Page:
ual neurons and connecting the simulations together.
While there’s a difference between
“should be possible” and “is actually
practical,” this is the general idea behind the claim that we can understand
the brain computationally. Assuming
it’s right, it has some important consequences. If computers can simulate
brains (and by similar reasoning, humans in general), then they can solve
any problem humans can solve, if only
by simulating a human. But since we
know that computers can’t solve certain problems (the uncomputable problems), that would mean that humans
can’t solve uncomputable problems either. In other words, it imposes a fundamental limit on human knowledge.
Although we’re a long way from being
able to fully simulate a brain, computational neuroscience—in which scientists try to understand neural systems
as computational processes—is an important and growing area of biological
research. By modeling neural systems
as computational systems, we can better understand their function. And in
some experimental treatments, such as
cochlear implants, we can actually replace damaged components with computational systems that are behaviorally
equivalent to the biological tissue.
SO WHAT IS COMPU TATION?
Computation is an idea in flux. Our
culture is in the process of renegotiating what it thinks the concepts computation and computer really mean.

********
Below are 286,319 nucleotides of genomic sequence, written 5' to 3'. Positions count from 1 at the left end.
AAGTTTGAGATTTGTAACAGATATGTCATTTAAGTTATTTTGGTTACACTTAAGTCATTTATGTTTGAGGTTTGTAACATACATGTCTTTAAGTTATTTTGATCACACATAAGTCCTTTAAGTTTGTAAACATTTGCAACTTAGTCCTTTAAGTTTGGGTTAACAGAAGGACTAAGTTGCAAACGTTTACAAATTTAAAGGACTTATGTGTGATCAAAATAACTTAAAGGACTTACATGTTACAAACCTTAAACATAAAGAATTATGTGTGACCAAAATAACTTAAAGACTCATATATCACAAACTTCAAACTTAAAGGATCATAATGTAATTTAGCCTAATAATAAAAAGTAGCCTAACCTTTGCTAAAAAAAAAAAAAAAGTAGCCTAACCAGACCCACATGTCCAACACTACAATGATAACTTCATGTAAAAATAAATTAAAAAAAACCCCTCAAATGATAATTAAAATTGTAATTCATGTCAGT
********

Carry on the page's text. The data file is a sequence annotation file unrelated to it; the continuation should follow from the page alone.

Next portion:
Computation lies on a conceptual fault
line where small changes can have major consequences to how we view the
world. That makes it a very interesting
field to follow right now.
It’s an interesting exercise to type
“define computation” into Google and
look at the definitions you get. Search
results include “determining something by mathematical or logical methods,” which doesn’t apply well to the
idea of DNA being a computer program,
or “finding a solution to a problem from
given inputs by means of an algorithm,”
which is essentially the functional model that, as we saw, doesn’t apply well to
things like computer games or anti-lock
brake systems. Another possible answer is that computation is “
information processing,” although that simply
Turing argued if
a computer could
fool humans into
thinking it was
human, then it
would have to be
considered to be
though it wasn’t
begs the question of what we mean by
A pragmatic definition would be
that computation is what (modern,
digital) computers do, so a system is
“computational” if ideas from computers are useful for understanding
it. This is probably the closest definition to how real people use the term in
practice. As we’ve seen, there are a lot
of different kinds of systems that are
computational under this view. Computation is then a set of metaphors, a
lens through which we can view and
describe other phenomena.
But that isn’t a very satisfying definition. Another view would be that
computation is wrapped up with the
study of behavioral equivalence. Under
this view, computation is the process
of producing some desired behavior
without prejudice as to whether it is
implemented through silicon, neurons, or clock work.
Whatever definition we adopt, it’s